Where The Condors Fly

By | 29 November, 2013

If you asked me to name the world’s great wildernesses, the first three to come to mind would be Patagonia, Siberia and round the back of Sainsbury’s in Harrow, where in a previous life I had to spend several weeks uprooting immense weeds and carnivorous plant tentacles, all covered in death-thorns and cat piss, in a place where nobody would ever go and nobody would ever see. And it just so happens that two of these globally-evocative locations are on exact opposite sides of the world. They are antipodes.

As everyone knows, Sainsbury’s in Harrow directly opposes a North Korean nuclear weapons facility, meaning that the vast expanses of Patagonia and Siberia, famous for expensive outdoor wear and gulags respectively, are located on the planet’s furthest possible reaches from each other. Tunnel straight down from one and you will eventually emerge in the other. Pack your Russian vodka and ice it with Patagonian glacier upon arrival. There are definite similarities between the wind-swept, rain-lashed isolation of these two hugely beautiful regions, even though one is far more likely to be swarming with gap year kids from the Home Counties.

The Russian filmmaker Victor Kossakovsky has documented the phenomena of the world’s direct counterpoints in his film Vivan las Antipodas! (Long Live the Antipodes!), recently released in the UK, and which I won’t say too much about as I haven’t yet seen it (although it’s pretty good by all accounts). But as Kossakovsky circumvented the globe from Siberia to Patagonia, while also documenting the antipodes of Shanghai and Villaguay in Argentina, he was shadowed by Chilean cineasta Carlos Klein, himself making a film about filmmaking.

Like some sort of digitally-constructed Matryoshka Doll, Klein’s Where the Condors Fly (Donde Vuelan Los Cóndores) follows Kossakovsky throughout the entire process of Vivan las Antipodas! to emerge as a film within a film. It is a premise that could theoretically be applied ad infinitum. Perhaps, unrevealed in either Kossakovsky’s or Klein’s film, a third hidden figure is recording the dynamic between the two men, the rivalries, the inspiration, the tiffs. And then a fourth maybe capturing this observational triptych and their squabbles over who gets to ride shotgun. And a fifth, and so on. The Human Centipede of filmmaking.

But there’s nothing to suggest that that is what’s going on here. In fact, what comes across is a union of two documentary makers from far flung parts of the world, brought together by a shared ambivalence towards modern cinema caused by a proliferation of films that coincides with a decline in talent. According to Kossakovsky, technological advances, regularly lauded for increasing accessibility into filmmaking and other previously exclusive artforms, have led to today’s uninventive and staid cinema scene, as human ability doesn’t correlate with the rapid increase in tech-possibility. It’s like the caveperson who invented fire: when only he or she had fire, his or her food was the best. Then everyone else invented fire and suddenly the food didn’t seem so special anymore.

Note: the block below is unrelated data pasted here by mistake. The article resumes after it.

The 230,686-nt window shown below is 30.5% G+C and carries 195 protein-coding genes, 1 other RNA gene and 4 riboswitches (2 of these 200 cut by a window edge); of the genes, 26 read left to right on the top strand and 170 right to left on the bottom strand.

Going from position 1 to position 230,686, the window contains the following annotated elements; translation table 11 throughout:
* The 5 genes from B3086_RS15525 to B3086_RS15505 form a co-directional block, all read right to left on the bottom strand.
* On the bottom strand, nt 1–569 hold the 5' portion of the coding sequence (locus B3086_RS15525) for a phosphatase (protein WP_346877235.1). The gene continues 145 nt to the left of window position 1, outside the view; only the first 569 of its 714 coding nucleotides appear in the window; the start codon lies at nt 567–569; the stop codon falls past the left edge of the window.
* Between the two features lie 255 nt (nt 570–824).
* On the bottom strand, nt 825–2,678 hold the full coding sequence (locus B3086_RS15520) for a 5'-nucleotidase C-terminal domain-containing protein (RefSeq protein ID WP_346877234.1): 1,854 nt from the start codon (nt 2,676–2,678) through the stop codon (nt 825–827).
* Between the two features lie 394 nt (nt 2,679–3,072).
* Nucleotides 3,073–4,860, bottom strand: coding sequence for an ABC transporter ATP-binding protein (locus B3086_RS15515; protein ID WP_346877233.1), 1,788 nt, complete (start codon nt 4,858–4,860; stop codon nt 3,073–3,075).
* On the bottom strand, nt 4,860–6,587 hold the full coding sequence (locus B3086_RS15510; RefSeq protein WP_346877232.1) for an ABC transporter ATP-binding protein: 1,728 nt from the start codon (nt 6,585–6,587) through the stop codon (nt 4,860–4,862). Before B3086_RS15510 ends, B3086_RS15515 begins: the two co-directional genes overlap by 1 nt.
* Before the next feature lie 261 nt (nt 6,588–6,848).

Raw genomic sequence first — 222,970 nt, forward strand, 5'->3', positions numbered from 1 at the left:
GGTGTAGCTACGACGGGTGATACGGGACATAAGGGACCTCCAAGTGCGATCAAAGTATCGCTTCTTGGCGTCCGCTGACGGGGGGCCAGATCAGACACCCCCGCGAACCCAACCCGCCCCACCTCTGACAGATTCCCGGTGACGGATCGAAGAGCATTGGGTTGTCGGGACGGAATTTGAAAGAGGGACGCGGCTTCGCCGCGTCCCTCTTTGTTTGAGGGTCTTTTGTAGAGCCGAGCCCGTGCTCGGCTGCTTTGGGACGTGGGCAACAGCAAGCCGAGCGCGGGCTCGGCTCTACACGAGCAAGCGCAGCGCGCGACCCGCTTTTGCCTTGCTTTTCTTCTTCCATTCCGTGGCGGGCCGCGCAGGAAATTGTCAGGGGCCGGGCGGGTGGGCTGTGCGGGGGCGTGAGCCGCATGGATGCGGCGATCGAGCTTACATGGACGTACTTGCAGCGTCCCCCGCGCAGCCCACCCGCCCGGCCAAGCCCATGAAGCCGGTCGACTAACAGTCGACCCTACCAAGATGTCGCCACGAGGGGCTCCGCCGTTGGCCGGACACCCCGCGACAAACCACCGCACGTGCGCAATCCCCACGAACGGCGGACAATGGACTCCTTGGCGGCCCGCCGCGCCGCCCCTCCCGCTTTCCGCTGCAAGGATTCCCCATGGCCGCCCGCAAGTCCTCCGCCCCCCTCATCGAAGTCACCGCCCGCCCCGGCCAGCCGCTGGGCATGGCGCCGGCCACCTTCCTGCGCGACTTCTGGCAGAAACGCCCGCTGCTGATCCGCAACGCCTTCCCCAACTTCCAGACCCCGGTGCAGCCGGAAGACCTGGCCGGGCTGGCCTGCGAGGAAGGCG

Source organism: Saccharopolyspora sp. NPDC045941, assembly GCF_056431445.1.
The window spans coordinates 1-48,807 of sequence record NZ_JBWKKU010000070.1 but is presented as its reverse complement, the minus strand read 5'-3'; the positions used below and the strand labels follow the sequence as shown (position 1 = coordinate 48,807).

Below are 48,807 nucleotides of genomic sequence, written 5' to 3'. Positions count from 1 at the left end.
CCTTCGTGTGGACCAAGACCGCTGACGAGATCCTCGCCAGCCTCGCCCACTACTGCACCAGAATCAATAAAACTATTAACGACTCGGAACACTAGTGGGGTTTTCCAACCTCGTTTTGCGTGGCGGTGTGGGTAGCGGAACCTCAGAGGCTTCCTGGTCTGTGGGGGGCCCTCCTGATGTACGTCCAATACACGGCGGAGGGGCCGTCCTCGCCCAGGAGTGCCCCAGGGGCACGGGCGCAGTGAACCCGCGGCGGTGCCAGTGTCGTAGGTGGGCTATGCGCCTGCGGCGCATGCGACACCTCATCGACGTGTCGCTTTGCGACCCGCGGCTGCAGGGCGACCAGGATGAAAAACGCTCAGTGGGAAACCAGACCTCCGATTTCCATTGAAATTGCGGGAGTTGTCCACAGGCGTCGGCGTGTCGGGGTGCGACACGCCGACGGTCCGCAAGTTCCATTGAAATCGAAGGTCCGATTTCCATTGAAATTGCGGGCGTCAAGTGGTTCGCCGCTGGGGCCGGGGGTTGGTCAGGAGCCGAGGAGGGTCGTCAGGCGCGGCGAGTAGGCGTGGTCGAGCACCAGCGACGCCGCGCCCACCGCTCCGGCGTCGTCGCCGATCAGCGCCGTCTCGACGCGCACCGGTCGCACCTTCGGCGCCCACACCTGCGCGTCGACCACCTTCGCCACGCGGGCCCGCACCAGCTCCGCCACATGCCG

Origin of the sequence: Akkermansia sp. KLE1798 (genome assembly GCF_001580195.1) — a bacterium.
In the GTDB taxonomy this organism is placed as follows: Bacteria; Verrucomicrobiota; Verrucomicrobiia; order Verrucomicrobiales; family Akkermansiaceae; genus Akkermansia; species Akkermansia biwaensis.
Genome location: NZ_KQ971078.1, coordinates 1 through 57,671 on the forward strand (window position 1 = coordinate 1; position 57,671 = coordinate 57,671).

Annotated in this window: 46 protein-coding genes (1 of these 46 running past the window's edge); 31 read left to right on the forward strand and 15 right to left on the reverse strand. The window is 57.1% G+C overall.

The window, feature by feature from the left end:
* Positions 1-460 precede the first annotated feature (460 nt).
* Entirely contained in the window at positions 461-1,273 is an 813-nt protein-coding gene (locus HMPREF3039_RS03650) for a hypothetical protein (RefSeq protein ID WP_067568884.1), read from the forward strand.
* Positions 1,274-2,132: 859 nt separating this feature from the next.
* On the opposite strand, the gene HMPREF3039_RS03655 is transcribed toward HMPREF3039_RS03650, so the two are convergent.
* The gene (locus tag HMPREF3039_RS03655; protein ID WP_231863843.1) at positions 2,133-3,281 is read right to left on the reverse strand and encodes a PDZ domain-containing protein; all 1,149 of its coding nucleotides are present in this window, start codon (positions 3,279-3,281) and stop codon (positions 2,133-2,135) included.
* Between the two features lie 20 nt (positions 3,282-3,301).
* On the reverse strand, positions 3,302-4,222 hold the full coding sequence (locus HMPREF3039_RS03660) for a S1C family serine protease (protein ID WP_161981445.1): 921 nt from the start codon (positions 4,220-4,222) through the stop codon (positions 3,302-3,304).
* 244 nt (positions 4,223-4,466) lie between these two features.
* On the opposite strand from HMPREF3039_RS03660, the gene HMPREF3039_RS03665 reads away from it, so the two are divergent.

Klein’s views on contemporary film largely echo those of his mentor, and thus they embark on a journey that begins in Siberia and heads to the aforementioned locations on a sort of boy’s own adventure-meets-voyage of personal destiny. It’s not hard to see why Klein took up Kossakovsky’s invitation to come along for the ride. As well as the stunning landscapes captured by Klein, from the windswept Patagonian wilderness to Shanghai’s seething urban swell, Where the Condors Fly centres round the immense personality of Victor Kossakovsky, whose absolute immersion in his art is apparent from the outset.

A rotund, hairy, laughing, crying bear of a man, Kossakovsky looks how one would more or less imagine a Russian documentary maker to look, his combustible character apparent in periods of despondent melancholia or soaring jubilation. In the odyssey’s early stages, we are given insight to the filmmaker’s complexities. In Siberia, a female choir sings an old folk song as Victor arranges the music for his latest film. From his reaction, eye-rubbing, hair-pulling, mildly-convulsing, it’s difficult to tell whether he’s experiencing a moment of sheer, unbridled emotion at the song’s stark humanity or if he is descending into a pit of unbridled rage. A little later, he seemingly jumps/dances/falls off a clifftop into the fearsome Patagonian ocean, provoking an alarmed response from Klein, who doubtless would recoil at the thought of filming Victor’s death.

Where the Condors Fly is a moving, enlightening and humorous film. Part character study, part ode to filmmaking, Chilean director Klein also pays tribute to the human spirit and to Mother Nature in arousing imagery and sound recordings of wind so forceful that it seems to gust from the screen itself. With the generally-positive feedback for Vivan las Antipodas, this is a novel companion piece which addresses the emotional investment filmmakers put into their art. Now, if only a third cameraman was there to document Klein’s sensibilities to Victor’s internal conflicts, that’ll really be something.


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